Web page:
guthrie wrote:Do we see a change in who is making the maille and why? Both processes involve having a hot fire available, so it is unclear what advantage either might have in terms of farming the work out to other people. Or is it easier to punch lots of holes, anneal lots of rings en masse, then rivet them at your leisure? i.e. a change in production process associated with more specialised mass production? Versus earlier bespoke production by a multi-skilled craftsman.

The general impression that I've received is that one person made the wire, then passed it to another to form the ring, a third punched them, then a final person assembled them into a garment. The impression that I'd been given was that this last step was the skilled stage, everything else being done by apprentices or 'lackies'. If the hammer welding required skill, that would explain it's abandonment.
I personally think the above a sensible structure for early mail making also. The quantities of mail being produced would necessitate the 'easy' jobs being passed to 'mass production', or you'd never complete enough harnesses of mail to make yourself a reputation.


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Re: Period Maille

Postby guthrie » Wed May 26, 2010 1:20 pm

Annealing also requires some skill with the heat applied for how long. My proposed changes may indeed have occured earlier, note people up thread suggesting wedge rivetted as early as 11th, but it took a while to get going. Clearly we need a little more experimentation with the time and skill required. Of course the other point is that you might think that hammer welding is a skilful job, but not if you've been learning for the last 5 years how to be a smith. Also it can take some time to come up with cunning pliars to do the job right. Medieval craftsmen were quite conservative (Not totally though, there were some interesting changes throughout the period) and ultimately we probably don't have enough evidence. Has anyone found any records of a maille making shop suggesting who was employed and for how much money? That would be extremely valuable.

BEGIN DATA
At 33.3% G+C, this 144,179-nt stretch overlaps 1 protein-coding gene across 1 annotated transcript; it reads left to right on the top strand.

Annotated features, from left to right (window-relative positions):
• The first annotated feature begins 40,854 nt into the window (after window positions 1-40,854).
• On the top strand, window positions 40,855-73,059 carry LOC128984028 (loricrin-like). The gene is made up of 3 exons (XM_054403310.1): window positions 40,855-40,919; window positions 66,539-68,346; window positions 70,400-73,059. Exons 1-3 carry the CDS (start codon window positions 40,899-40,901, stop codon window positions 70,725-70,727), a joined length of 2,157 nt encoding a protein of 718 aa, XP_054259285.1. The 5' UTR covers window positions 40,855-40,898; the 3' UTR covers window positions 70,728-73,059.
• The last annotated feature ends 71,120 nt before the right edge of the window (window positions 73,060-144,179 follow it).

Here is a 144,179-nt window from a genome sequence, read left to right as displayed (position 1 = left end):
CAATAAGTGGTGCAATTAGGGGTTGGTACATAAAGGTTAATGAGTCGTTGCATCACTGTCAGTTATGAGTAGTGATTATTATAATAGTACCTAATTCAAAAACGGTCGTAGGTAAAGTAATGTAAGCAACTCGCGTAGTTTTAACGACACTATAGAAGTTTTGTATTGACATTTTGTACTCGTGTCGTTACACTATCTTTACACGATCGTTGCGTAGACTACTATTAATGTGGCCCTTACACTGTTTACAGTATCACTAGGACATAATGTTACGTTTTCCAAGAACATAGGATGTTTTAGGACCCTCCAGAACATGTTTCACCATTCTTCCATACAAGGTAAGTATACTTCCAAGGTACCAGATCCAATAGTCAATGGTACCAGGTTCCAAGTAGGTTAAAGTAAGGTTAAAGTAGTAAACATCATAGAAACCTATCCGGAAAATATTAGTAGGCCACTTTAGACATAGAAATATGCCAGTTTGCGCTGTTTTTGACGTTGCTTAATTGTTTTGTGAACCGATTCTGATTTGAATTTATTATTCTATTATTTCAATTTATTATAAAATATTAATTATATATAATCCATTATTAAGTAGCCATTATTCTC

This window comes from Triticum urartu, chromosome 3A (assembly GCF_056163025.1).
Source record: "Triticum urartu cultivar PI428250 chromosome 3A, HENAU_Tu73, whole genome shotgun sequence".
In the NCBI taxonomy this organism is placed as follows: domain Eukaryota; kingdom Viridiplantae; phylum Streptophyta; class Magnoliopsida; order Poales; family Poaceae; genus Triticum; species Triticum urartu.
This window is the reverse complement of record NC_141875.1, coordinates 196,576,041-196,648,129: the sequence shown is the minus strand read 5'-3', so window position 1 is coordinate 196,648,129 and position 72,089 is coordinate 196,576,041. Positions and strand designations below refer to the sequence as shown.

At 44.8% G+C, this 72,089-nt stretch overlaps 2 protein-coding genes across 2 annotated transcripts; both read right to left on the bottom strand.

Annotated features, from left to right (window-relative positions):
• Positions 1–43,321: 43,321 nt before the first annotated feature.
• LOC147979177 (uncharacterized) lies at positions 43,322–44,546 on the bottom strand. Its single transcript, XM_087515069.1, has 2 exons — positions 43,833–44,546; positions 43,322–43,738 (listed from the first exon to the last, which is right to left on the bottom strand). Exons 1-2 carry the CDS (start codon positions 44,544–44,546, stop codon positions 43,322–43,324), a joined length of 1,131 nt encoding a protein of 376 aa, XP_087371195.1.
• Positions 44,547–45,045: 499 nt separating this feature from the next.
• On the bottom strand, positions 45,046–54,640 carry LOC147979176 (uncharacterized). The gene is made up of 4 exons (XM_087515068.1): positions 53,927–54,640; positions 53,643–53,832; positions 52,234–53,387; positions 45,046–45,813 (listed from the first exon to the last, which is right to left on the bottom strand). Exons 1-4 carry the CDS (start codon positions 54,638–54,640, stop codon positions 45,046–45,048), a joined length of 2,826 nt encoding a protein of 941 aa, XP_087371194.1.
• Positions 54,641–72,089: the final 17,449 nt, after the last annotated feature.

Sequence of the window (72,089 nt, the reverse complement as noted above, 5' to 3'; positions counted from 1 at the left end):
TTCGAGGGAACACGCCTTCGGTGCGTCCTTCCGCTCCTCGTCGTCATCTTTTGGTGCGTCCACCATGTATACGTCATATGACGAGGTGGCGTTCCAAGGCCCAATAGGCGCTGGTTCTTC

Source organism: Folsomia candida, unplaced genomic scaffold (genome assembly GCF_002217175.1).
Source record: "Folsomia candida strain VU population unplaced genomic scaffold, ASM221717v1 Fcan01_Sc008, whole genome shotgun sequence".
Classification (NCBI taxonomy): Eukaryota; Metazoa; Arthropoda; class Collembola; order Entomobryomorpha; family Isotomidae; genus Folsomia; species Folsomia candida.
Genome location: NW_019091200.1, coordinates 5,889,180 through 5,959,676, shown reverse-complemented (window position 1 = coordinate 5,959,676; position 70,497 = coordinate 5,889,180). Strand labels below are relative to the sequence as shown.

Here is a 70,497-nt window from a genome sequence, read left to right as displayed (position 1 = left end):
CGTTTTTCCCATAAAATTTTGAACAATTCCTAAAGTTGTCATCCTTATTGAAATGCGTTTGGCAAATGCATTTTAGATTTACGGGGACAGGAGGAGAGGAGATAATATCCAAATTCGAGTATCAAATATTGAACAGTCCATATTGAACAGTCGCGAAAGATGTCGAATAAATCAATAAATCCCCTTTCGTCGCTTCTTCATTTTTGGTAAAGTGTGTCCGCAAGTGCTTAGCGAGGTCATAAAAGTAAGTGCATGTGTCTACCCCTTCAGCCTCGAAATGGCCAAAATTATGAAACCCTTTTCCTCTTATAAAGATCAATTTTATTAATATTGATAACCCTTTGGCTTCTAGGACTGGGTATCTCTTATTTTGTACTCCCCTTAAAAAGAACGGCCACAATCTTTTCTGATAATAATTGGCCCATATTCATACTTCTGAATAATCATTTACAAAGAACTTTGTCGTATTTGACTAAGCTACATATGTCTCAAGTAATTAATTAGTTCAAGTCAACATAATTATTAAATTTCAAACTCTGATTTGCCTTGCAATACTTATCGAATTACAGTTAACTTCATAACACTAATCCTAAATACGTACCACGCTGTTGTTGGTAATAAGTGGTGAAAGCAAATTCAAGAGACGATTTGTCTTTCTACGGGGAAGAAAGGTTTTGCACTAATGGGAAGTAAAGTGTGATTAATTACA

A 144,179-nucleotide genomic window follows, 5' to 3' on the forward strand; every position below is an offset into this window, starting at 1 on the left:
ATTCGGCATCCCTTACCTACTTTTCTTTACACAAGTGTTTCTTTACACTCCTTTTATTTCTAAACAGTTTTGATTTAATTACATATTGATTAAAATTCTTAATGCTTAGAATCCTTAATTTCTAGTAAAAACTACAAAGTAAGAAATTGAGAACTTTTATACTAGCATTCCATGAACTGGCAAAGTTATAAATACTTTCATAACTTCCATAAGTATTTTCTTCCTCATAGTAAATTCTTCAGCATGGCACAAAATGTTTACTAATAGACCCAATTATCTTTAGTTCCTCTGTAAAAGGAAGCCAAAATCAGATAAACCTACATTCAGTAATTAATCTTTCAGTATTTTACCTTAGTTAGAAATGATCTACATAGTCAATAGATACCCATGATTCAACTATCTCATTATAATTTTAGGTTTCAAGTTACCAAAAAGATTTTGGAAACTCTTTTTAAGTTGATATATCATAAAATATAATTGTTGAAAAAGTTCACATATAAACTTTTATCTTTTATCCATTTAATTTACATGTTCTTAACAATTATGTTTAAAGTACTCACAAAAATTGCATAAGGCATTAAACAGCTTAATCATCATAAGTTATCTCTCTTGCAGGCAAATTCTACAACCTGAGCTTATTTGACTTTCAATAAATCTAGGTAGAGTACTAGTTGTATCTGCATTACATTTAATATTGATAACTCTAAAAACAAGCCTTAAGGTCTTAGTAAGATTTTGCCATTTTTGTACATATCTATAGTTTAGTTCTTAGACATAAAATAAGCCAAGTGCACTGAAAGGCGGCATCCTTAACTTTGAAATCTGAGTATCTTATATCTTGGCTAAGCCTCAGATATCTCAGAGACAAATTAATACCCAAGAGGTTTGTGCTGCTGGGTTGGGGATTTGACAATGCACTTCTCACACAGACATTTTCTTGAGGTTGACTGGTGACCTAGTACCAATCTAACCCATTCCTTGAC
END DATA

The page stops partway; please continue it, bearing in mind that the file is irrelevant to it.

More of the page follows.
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Re: Period Maille

Postby Cap-a-pie » Wed May 26, 2010 1:24 pm

I think the production line approach and the level of skill involved at the various stages certainly makes a great deal of sense. Certainly from what Nick said at the Wallace in terms of the analysis of the rings, in his opinion 99% are most probably welded rings as opposed to punched. I'm not sure if its in the documentation you leant me Colin but have read somewhere that electron microscope images have shown a clear join which kind of knocks the punched rings out of the equation, for that sample at least. Whilst one might assume that a correctly hammer welded ring would have stronger properties than the riveted approach, perhaps when it comes down to it, it was felt this wasn't a significant enough saving in time/quality or what ever... Im currently playing around with making various ring types, wedge and round pin in a number of different sizes. Working on some 4mm riveted last night :crazy: Have dabbled a little with the welding but need to work on that a lot more before I do anything serious.


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Re: Period Maille

Postby zauberdachs » Wed May 26, 2010 1:43 pm

Forge welding little rings would be an art. Riveting is probably much easier and could be done cold? Certainly most of the pictures you see of mail makers have them working it with big pliers on a desk not on an anvil by the forge.

Guthrie, I suggest we give it a shot at the next event? I have most of the necessary tools and can make the rest so we could try making it from first principles, i.e. from a block of iron.


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Re: Period Maille

Postby guthrie » Wed May 26, 2010 2:15 pm

Sure, we can give it a go. You might want to think about making sure you have the right sort of iron, but off hand I can't recall what level of carbon we're talking about.